Teachers unions currently have authority to take action on their health plans without the agreement of districts. They may enroll in programs such as the Public Employees Insurance Program unilaterally.
Sponsored by Rep. Joe Hoppe (R-Chaska) and Sen. Gary Dahms (R-Redwood Falls), HF371/ SF247* would no longer allow that.
On Feb. 16, the bill was approved 71-58 by the House. It returned to the Senate where it was laid over. A different version passed 34-28 on May 14, 2011.
The bill requires that teachers unions and districts agree to health plan changes before they could become effective. A Senate amendment adopted by the House would also address any possible insurance refunds. Since districts and teachers usually split insurance costs, under this amendment, they would each receive refund money proportionate to the amount they paid.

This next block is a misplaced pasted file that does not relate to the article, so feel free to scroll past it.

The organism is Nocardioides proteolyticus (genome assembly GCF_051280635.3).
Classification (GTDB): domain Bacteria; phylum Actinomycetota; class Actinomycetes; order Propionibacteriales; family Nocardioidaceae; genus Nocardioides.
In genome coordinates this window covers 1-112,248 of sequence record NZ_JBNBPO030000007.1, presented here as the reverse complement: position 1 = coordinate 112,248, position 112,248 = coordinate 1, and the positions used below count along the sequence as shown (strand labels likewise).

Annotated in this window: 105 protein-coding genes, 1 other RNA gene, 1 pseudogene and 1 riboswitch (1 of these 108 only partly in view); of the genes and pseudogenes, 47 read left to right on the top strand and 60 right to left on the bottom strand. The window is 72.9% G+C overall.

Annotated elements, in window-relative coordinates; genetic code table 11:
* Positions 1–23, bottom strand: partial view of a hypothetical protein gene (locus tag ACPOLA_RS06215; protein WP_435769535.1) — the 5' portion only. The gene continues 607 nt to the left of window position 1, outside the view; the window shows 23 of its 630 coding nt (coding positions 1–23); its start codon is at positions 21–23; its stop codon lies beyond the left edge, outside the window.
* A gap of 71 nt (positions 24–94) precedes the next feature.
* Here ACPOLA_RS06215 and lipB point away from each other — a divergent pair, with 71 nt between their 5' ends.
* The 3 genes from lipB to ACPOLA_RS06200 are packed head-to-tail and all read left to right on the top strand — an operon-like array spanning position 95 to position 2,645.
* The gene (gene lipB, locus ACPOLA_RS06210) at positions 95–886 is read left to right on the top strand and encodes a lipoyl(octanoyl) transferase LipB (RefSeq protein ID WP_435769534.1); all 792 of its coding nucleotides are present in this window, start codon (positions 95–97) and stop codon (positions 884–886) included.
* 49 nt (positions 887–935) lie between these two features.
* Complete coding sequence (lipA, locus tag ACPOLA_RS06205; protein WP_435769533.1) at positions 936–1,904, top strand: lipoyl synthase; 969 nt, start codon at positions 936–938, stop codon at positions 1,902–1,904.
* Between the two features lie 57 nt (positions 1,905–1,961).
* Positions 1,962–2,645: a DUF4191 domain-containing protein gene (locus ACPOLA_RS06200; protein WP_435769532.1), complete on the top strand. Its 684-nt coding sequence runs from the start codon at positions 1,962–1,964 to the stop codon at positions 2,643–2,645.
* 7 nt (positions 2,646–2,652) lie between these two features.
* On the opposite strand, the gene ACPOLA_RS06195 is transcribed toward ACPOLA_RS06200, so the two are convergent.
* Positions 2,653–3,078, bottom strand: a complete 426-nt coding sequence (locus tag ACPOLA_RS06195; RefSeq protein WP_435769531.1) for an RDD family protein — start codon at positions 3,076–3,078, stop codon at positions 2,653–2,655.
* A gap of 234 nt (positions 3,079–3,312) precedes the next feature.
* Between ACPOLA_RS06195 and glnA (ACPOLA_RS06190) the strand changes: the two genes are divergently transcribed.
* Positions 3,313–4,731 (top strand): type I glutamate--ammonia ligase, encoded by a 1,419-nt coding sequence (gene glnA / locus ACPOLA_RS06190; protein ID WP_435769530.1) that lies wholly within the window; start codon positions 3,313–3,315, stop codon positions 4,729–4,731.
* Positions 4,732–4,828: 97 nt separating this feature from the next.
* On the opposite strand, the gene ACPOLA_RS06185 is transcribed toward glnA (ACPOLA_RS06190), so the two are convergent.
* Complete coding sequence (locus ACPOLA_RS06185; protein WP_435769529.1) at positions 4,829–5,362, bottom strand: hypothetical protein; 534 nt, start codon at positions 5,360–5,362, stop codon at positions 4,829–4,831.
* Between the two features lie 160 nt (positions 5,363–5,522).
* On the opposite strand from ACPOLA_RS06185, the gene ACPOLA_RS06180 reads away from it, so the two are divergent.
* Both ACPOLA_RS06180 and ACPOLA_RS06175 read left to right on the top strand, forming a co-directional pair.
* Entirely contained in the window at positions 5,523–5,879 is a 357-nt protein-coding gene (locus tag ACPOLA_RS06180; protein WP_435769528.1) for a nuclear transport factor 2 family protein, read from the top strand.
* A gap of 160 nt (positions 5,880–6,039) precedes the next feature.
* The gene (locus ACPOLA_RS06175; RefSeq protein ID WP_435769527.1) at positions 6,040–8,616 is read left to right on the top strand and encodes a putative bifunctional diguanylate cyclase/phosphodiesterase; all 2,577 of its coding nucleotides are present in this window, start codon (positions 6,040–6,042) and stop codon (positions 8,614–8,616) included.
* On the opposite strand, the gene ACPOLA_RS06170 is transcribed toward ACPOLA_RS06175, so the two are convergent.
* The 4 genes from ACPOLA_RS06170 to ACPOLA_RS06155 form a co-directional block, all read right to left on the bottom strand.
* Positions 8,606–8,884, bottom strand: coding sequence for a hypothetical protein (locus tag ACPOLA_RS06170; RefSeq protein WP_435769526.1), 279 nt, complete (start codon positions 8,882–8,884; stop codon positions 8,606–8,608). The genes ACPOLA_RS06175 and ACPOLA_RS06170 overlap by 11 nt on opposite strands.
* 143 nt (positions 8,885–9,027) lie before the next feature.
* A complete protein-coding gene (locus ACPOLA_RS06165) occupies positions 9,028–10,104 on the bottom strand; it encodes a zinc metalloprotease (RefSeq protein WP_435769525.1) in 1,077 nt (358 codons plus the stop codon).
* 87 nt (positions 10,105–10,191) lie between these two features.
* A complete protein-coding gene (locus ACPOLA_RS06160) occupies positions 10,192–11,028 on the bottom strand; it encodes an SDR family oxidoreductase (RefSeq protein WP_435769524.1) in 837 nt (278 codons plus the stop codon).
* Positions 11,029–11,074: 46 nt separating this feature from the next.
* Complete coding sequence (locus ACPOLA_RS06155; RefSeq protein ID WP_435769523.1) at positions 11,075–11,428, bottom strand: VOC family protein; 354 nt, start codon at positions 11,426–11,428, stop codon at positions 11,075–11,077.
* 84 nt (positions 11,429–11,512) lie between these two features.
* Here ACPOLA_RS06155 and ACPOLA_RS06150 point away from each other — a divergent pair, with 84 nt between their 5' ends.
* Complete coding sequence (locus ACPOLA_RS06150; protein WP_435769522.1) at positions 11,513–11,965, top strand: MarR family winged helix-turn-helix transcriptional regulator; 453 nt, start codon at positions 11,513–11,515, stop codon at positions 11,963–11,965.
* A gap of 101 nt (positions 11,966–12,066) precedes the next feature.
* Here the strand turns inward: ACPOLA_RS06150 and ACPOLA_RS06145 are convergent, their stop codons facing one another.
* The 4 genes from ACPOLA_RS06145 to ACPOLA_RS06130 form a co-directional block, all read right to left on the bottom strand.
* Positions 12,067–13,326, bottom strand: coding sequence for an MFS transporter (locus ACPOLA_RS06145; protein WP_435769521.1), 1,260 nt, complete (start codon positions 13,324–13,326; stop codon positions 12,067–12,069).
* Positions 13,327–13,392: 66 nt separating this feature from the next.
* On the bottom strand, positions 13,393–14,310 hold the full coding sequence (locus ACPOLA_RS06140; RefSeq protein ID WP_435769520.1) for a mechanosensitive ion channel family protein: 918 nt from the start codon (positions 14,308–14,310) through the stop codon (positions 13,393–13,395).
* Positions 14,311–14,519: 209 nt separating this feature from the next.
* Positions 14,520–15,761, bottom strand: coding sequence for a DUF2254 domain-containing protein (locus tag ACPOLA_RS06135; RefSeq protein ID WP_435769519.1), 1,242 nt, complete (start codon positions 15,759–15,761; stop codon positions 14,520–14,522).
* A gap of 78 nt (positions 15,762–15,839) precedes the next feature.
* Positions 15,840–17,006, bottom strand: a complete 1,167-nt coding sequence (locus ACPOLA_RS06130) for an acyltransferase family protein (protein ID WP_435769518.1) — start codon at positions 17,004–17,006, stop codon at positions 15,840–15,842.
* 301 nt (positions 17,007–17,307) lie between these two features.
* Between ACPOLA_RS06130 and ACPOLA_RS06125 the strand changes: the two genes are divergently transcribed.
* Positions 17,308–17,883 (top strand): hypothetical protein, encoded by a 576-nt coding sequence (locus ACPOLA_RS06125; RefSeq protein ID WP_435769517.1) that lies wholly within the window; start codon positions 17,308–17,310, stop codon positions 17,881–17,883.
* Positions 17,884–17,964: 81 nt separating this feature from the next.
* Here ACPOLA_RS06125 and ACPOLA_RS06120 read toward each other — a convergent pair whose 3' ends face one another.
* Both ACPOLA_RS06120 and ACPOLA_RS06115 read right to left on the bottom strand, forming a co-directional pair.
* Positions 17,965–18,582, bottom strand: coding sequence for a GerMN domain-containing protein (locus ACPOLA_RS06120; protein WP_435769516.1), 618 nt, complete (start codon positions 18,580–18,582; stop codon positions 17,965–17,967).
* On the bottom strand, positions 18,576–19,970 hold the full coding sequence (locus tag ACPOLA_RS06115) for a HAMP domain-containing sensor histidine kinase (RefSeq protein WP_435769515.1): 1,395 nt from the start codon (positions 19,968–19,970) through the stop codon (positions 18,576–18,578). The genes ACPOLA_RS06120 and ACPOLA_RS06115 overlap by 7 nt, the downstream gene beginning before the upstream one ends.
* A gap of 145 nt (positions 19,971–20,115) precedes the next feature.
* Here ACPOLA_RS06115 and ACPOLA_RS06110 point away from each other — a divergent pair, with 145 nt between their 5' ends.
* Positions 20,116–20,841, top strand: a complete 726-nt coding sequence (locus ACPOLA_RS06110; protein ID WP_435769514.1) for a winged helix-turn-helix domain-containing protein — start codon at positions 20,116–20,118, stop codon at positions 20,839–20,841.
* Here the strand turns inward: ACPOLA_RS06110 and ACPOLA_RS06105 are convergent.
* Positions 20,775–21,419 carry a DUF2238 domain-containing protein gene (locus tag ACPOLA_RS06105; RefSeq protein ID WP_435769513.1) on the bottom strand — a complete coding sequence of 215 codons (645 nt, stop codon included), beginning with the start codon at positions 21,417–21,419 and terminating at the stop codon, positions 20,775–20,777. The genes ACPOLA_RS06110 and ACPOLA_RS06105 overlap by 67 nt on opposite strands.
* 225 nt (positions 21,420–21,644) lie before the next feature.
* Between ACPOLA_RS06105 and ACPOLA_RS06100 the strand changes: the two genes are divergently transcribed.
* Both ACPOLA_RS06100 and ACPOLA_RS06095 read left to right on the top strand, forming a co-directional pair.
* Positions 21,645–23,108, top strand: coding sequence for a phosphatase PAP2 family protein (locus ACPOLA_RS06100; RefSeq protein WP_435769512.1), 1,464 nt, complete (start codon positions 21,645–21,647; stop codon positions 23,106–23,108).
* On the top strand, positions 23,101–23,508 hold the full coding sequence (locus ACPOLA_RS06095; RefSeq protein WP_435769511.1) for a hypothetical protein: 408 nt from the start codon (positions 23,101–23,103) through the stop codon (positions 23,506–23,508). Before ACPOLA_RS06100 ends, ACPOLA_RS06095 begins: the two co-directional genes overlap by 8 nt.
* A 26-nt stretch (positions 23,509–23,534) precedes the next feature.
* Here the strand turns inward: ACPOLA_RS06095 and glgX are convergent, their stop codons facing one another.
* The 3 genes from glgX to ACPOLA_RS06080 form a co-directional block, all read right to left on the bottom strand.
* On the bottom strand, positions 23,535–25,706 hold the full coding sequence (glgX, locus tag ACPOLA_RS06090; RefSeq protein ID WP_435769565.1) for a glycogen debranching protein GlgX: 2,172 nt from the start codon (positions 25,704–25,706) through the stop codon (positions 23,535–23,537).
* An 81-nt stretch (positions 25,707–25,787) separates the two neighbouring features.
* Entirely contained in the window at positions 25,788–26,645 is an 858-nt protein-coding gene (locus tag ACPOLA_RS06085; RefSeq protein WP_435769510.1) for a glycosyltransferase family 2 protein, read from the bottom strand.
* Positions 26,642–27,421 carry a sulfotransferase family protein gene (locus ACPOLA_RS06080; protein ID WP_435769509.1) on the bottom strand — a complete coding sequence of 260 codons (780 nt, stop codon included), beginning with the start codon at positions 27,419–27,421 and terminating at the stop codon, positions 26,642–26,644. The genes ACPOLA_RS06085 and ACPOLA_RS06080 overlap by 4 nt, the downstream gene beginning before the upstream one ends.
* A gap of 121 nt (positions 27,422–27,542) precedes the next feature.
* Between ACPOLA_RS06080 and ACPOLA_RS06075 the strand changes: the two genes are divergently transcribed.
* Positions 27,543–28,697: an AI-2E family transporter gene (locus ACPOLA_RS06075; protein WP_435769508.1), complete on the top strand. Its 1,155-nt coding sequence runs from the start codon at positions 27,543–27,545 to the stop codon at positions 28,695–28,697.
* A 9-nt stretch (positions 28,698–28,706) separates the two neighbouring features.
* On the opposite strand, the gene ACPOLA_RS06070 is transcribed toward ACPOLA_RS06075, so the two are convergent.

“I think it makes it a little more fair because the school boards that are paying part of this will now have a say in how this is done,” Hoppe said.
Rep. Larry Hosch (DFL-St. Joseph) argued the bill will take autonomy away from teachers, who are already cost-conscious with their insurance.
“What this bill does is take away the freedom and the flexibility of the purchasers and consumers of healthcare to go out and use market forces to their advantage,” Hosch said.
Lawmakers heard similar arguments from the public during a Jan. 31 House Education Finance Committee meeting, when there was lengthy testimony on the bill.
Leaders from both districts and service cooperatives, which help school districts to buy insurance, testified in support of the bill, saying it returns equality to bargaining. Representatives of teachers unions disagreed, saying the bill would negatively impact their options for health coverage.
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